Aviation industry groups, including the National Business Aviation Association (NBAA), International Air Transport Association (IATA) and the Regional Airline Association (RAA), are criticizing an Obama Administration proposal to increase airline passenger security fees and air traffic control fees for general aviation.
President Obama, as part of his economic recovery and deficit reduction plan, has proposed increasing passenger security fees to $5 for one-way and $10 per round trip tickets, and increasing fees for air traffic control services to $100 per "aircraft," regardless of size. Currently, a large commercial aircraft would pay between $1,300 to $2,000 in taxes for a flight from Los Angles to San Francisco while a corporate jet flying the same route would pay about $60 in taxes.
The Aircraft Electronics Association, the Aircraft Owners and Pilots Association, the Experimental Aircraft Association, the General Aviation Manufacturers Association, Helicopter Association International, the International Council of Air Shows, the National Association of State Aviation Officials, the National Air Transportation Association and the National Business Aviation Association jointly issued a statement saying this per-flight tax imposes "a significant new administrative burden on general aviation operators who currently pay through an efficient per-gallon fuel charge at the pump, but it will also necessitate the creation of a costly new federal collection bureaucracy."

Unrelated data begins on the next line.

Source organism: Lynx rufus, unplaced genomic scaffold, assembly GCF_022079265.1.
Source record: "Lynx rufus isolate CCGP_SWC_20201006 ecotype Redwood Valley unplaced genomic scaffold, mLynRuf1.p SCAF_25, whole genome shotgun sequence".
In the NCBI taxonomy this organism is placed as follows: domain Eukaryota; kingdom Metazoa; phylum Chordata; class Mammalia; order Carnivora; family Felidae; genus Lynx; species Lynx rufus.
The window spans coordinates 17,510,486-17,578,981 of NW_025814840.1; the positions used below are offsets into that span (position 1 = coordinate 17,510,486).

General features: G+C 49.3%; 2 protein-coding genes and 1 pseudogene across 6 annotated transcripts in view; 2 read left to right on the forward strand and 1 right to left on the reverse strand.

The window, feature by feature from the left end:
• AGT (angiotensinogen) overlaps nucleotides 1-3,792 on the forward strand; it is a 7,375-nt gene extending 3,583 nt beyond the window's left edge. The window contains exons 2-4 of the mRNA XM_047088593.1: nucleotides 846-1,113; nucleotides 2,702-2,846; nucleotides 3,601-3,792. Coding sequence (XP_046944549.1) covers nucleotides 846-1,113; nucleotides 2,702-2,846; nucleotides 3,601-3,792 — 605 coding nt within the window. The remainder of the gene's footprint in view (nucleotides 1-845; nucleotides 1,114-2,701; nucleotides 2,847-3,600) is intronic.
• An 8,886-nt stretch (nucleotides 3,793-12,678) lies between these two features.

"As you know, the issue of how general aviation can best contribute revenue to the federal government has been the subject of significant study and debate as part of the FAA reauthorization process. After careful consideration, both chambers of Congress have passed bills that endorse the per-gallon fuel charges rather than adopt a per-flight tax similar to the one you propose. In fact, Democrats and Republicans in the House of Representatives felt so strongly about this issue that 116 members of that body sent you a letter earlier this year saying new aviation charges like the one you are now proposing would be ‘dead on arrival."
RAA estimates these new taxes which combined would add nearly $900 million in new taxes on passengers and airlines in the first year could cause sharp service reductions at all U.S. communities, outright elimination of scheduled air service at potentially hundreds of small- and medium-sized communities, and would aggravate the country’s jobs crisis beginning Day One by threatening the job security of 53,000 airline workers.
"The context and math here is pretty easy to understand”, said RAA President Roger Cohen. “The new per flight tax alone would cost more than all regional airlines likely earned combined last year, jeopardizing the jobs of the 53,000 men and women who work directly for our member airlines and the thousands of other people whose livelihoods are tied to regional airlines.”
“These new taxes will also cut the legs out from the 500 U.S. communities who rely exclusively on regional airlines for their only scheduled flights,” added Cohen.